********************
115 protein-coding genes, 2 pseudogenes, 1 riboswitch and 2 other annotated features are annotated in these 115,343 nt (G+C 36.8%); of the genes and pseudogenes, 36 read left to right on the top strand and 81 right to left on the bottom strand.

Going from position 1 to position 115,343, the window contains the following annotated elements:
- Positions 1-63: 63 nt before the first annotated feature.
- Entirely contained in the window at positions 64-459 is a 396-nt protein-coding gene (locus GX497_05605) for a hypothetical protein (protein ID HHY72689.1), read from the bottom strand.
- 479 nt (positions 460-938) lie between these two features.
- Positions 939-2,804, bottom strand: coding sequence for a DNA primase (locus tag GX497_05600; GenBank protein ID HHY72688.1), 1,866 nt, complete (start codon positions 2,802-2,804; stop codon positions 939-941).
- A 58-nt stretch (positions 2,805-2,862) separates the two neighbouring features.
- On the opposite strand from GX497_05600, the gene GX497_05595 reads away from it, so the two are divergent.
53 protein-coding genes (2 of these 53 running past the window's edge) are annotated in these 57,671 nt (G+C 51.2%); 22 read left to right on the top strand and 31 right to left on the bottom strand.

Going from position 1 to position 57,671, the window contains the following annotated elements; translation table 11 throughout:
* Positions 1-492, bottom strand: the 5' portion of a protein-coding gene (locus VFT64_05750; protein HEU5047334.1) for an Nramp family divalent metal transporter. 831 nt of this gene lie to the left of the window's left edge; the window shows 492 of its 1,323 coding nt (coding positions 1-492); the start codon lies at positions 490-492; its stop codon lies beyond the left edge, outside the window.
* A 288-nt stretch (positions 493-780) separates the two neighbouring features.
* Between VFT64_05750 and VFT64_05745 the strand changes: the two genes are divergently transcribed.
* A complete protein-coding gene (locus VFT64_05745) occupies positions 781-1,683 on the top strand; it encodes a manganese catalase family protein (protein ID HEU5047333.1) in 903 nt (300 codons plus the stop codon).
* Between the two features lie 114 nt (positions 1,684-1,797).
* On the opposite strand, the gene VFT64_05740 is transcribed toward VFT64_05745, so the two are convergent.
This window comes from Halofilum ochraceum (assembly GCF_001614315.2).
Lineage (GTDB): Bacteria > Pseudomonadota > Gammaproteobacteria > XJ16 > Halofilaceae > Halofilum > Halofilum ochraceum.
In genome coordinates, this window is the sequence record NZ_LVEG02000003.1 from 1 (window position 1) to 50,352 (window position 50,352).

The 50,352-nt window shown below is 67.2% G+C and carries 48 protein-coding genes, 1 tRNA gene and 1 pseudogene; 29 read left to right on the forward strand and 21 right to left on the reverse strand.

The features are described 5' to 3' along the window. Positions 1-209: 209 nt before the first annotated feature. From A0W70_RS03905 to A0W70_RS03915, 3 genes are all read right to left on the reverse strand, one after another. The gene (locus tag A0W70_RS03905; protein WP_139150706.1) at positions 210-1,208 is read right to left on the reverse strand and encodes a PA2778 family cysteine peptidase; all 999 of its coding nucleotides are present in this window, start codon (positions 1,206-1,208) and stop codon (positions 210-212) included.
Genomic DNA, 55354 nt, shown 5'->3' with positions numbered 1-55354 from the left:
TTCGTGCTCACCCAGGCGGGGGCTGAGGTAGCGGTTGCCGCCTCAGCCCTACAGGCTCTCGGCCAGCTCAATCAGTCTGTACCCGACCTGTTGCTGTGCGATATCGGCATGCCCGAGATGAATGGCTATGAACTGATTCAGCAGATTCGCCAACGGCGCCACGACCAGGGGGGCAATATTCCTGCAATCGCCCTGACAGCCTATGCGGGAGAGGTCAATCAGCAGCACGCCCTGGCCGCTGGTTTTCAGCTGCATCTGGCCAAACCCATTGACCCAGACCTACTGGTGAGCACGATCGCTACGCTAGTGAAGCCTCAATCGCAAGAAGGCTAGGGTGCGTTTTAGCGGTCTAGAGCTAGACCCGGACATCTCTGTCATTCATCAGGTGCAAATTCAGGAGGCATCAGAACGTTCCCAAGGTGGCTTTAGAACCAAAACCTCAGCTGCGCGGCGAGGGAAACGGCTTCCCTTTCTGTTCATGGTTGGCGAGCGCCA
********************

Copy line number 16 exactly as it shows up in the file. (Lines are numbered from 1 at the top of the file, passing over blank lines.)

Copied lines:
* On the opposite strand, the gene VFT64_05740 is transcribed toward VFT64_05745, so the two are convergent.